Given my small sample size and the time horizon over which this analysis occured I’d suggest that the skew is over-stated and that over a much longer time the skew is likely very close to zero, or since we’re dealing with equities, even slightly negative. Based on this judgement for the next step I set the skew to 0.

    I computed 1,000,000 random draws from a Pearson distribution that has the computed statistical properties to create an “implied” empirical distribution. From this data I computed the following table:

    hurdle freq implied
    -10.00% 0.0000% 0.0000
    -7.50% 0.0001% 0.0333
    -5.00% 0.0022% 0.7318
    -2.50% 0.0287% 9.5468
    2.50% 0.0914% 30.4033
    5.00% 0.0038% 1.2640
    7.50% 0.0006% 0.1996
    10.00% 0.0001% 0.0333

    The frequency percentages in column 2 are how often we recorded an observation greater (or less) than the hurdle rate in column 1. In the third column is the number of time one would expect to observe these events in the course of a year. This was computed as follows: There are 132 10 minute returns overlapping every 5 minutes in a trading day and ~252 trading days in a year for a total of 33,264 possible 10 minute return observations in one year, so column 2 x 33,264 = column3.

    So just about once a year we could expect to see a 5% move over ten minutes. As for 10% moves, well about once every 30 years or so…

    However, I would expect that should this analysis be done over a longer period one would find both the kurtosis and standard deviation to be higher (if I had to “guess” stdev = .007%, kurt = 20) which will show up in a similar analysis as being a bit more often than that, something on the order of once every 5-7 years. Also consider that a larger sample size should make the frequencies a bit more symetric. And finally given the speed with which the markets move these days, a more appropriate analysis might include a longer return sample (ie 20 minutes since things happen twice as fast…) as a better forward looking proxy.

  3. Gary Rogan on May 11, 2010 11:30 pm

    After the collapse, those with the lead will try turning into gold without any chemical reactions whatsoever. New Alchemy of Finance?

    And you can’t compute probabilities of processes not governed by statistics. Brownian motion-based unlikely events’ probabilities have been computed because Brownian motion is a a statistical phenomenon. Multiple robots reacting to who-knows-what stimuli like European inter-bank liquidity problems or Taleb’s fund option trades is about as “statistical” as somebody having a brand-new dream on a specific night with specific content: it’s too complex and too rare to be described by any statistics.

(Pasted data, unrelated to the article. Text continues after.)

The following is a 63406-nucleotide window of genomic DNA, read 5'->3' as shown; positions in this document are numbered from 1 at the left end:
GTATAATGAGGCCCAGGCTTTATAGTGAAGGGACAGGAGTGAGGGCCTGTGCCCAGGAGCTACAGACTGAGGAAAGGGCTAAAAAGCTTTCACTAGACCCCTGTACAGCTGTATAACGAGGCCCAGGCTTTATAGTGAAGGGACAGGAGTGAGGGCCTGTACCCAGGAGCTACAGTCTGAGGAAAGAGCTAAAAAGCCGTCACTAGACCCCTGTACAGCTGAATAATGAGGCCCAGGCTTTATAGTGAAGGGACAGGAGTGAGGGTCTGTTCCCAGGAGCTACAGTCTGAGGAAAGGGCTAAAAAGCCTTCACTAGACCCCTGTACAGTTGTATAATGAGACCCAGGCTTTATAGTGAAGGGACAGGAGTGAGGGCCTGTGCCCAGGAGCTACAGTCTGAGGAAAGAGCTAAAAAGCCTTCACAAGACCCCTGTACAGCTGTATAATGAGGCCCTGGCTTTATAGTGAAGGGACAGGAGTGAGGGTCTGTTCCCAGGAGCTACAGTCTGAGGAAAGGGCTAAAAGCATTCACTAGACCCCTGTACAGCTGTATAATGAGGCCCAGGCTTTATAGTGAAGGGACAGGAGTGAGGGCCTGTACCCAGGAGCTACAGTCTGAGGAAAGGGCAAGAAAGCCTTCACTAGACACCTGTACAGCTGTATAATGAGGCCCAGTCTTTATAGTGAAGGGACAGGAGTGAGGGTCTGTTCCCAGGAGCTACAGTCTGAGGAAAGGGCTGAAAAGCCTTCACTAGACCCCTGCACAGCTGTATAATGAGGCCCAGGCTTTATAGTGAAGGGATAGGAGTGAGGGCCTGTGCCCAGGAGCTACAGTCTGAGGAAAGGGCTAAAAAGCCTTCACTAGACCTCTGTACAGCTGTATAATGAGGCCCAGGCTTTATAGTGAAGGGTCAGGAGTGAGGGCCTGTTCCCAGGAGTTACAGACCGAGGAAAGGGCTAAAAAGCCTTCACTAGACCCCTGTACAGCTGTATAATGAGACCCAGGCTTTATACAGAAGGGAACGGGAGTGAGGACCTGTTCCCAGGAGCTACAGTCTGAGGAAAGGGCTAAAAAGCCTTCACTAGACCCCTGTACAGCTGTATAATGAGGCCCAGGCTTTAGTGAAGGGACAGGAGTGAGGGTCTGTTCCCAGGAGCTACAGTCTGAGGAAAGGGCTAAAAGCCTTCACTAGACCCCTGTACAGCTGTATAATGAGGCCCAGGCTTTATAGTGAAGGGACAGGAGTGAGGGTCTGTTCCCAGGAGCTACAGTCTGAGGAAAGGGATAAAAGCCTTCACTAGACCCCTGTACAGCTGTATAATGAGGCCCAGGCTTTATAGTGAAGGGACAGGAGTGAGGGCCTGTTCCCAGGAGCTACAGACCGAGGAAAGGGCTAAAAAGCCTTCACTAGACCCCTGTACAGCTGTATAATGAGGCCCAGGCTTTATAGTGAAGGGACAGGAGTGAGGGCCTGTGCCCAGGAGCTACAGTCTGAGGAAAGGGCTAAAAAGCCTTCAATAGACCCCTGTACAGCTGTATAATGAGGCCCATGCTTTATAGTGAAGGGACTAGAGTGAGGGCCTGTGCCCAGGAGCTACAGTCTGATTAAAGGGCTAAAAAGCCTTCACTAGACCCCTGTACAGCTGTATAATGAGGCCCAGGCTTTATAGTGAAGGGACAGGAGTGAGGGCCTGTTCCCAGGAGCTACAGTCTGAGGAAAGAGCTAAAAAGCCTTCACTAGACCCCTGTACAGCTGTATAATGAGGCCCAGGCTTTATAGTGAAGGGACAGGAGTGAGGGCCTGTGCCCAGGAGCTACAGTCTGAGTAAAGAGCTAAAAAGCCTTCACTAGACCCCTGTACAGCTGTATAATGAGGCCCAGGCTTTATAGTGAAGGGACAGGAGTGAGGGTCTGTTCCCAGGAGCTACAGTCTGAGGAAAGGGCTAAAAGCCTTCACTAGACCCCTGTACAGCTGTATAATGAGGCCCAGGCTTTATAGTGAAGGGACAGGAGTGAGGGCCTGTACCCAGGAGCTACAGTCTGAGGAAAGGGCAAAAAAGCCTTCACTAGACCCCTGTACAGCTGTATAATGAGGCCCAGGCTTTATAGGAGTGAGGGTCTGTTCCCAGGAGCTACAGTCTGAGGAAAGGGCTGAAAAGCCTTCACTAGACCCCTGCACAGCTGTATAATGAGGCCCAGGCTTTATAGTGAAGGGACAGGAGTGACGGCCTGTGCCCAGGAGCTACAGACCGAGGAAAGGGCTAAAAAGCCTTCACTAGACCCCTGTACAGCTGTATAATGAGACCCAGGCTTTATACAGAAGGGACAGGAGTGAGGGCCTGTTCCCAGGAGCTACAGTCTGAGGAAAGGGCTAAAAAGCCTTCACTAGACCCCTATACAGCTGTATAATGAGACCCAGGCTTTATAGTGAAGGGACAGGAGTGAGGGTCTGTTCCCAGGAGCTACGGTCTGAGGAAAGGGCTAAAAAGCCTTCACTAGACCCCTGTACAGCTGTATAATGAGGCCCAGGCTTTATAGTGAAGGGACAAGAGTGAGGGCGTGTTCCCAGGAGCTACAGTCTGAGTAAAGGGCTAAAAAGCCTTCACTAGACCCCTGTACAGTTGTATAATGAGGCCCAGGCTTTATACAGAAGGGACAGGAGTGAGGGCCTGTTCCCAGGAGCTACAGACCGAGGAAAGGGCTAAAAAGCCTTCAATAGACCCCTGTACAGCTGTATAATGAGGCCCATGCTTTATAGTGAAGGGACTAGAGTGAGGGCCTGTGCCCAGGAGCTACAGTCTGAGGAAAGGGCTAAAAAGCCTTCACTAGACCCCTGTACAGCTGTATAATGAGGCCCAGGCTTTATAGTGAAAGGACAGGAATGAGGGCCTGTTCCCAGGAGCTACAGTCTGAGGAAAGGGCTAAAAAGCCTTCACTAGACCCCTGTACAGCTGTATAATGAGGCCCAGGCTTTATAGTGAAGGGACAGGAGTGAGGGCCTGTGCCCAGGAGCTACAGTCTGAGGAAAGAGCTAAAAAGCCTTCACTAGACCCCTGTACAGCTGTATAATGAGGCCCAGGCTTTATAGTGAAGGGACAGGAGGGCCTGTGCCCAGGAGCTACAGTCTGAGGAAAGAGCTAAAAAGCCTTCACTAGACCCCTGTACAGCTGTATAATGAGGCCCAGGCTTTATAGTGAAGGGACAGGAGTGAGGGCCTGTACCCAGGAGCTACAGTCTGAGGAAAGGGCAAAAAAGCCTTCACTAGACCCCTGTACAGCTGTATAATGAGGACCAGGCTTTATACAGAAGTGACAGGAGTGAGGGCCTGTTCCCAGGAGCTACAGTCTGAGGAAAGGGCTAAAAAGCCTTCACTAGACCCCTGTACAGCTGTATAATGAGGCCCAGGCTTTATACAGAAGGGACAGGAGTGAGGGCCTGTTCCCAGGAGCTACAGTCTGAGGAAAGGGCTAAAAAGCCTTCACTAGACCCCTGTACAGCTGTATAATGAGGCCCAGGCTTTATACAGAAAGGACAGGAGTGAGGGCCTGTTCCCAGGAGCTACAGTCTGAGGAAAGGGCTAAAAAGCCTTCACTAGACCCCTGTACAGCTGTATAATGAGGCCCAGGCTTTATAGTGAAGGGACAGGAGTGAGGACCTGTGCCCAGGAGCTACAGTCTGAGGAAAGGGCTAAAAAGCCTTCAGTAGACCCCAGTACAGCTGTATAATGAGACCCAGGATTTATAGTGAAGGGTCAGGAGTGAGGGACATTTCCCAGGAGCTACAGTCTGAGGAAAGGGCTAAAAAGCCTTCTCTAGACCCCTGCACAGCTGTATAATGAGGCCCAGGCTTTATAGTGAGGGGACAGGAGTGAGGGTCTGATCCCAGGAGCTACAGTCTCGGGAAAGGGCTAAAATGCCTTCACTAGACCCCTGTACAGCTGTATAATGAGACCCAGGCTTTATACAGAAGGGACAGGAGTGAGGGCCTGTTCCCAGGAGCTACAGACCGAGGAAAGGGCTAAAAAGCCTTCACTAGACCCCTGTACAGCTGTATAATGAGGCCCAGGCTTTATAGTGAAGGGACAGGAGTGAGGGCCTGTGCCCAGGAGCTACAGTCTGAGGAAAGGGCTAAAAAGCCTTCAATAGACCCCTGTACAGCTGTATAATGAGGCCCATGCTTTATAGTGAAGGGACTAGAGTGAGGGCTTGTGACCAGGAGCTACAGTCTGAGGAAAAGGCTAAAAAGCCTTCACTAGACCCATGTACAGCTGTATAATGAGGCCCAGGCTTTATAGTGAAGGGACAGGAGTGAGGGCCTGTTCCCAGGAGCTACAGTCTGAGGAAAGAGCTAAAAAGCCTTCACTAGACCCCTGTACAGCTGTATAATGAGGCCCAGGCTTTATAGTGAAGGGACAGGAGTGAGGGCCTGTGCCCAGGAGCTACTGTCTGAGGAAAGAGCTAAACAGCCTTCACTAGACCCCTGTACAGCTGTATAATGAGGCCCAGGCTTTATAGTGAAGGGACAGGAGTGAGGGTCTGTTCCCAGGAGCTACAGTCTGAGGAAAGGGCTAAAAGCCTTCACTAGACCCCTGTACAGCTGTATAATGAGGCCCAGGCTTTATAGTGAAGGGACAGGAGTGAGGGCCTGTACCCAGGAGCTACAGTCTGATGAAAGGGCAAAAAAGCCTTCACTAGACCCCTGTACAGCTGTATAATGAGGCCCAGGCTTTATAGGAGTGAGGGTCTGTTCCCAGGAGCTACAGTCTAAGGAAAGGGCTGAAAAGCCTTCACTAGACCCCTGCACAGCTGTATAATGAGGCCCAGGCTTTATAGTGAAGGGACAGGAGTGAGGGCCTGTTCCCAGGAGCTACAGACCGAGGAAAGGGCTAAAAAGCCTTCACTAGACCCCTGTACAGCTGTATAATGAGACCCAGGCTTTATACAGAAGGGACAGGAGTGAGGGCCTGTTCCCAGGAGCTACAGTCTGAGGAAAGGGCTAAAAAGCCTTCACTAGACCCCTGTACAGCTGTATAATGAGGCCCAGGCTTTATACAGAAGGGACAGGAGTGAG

I’ve always believed in buy and hold and never believed in trading. I read this site for it’s intellectual content not for trading tips. I think it’s particularly difficult to trade in a low-volume, bank-dominated trading environment where said banks can achieve a whole quarter worth consecutive daily gains and where political and central bank events can move the Dow by 400 points. I’m sure some people can do it, but it’s a different game than it used to be. Now even buy and hold is becoming and iffy proposition: you have to hope that whole continents don’t collapse to the point where they can’t recover for buy and hold to work.

  4. Rocky Humbert on May 12, 2010 12:21 pm

    Jonathan: Your analysis is interesting — but if I understand your writing, you calculated the probability of a 10% move — but you didn’t calculate the probability of a 10% down-move AND then a 10% up-move all within 10 minutes. That is, the fat tail was on BOTH the left side (down) and the right side (up) within a ten minute period. The Professor grants you a penalty-free 24 hour extension to complete the problem or clarify your result. ;)

    Dave Bacon: Thank you for sharing that link. It’s a “breath of fresh air.”

    Gary Rogan: I suggest that you check the “use by” date on your canned goods.

  5. Jonathan on May 12, 2010 6:36 pm

    I guess only partial credit for not reading the question correctly…You are correct, I did not calculate a 10% down followed by a 10% up in the same 10 minute period in my first response, merely the probablity of a 10% move in 10 minutes.

    To address your original question I used the same data as before, 10 minute returns, overlapping every 5 minutes. This time I computed the “return” by measuring the high/low relationship, so a 10% move from H to L captures the magnitude of the move. Since we are really interested in the implied path of the move (moving from high to low and back to the high). I computed two metrics to assess this behavior.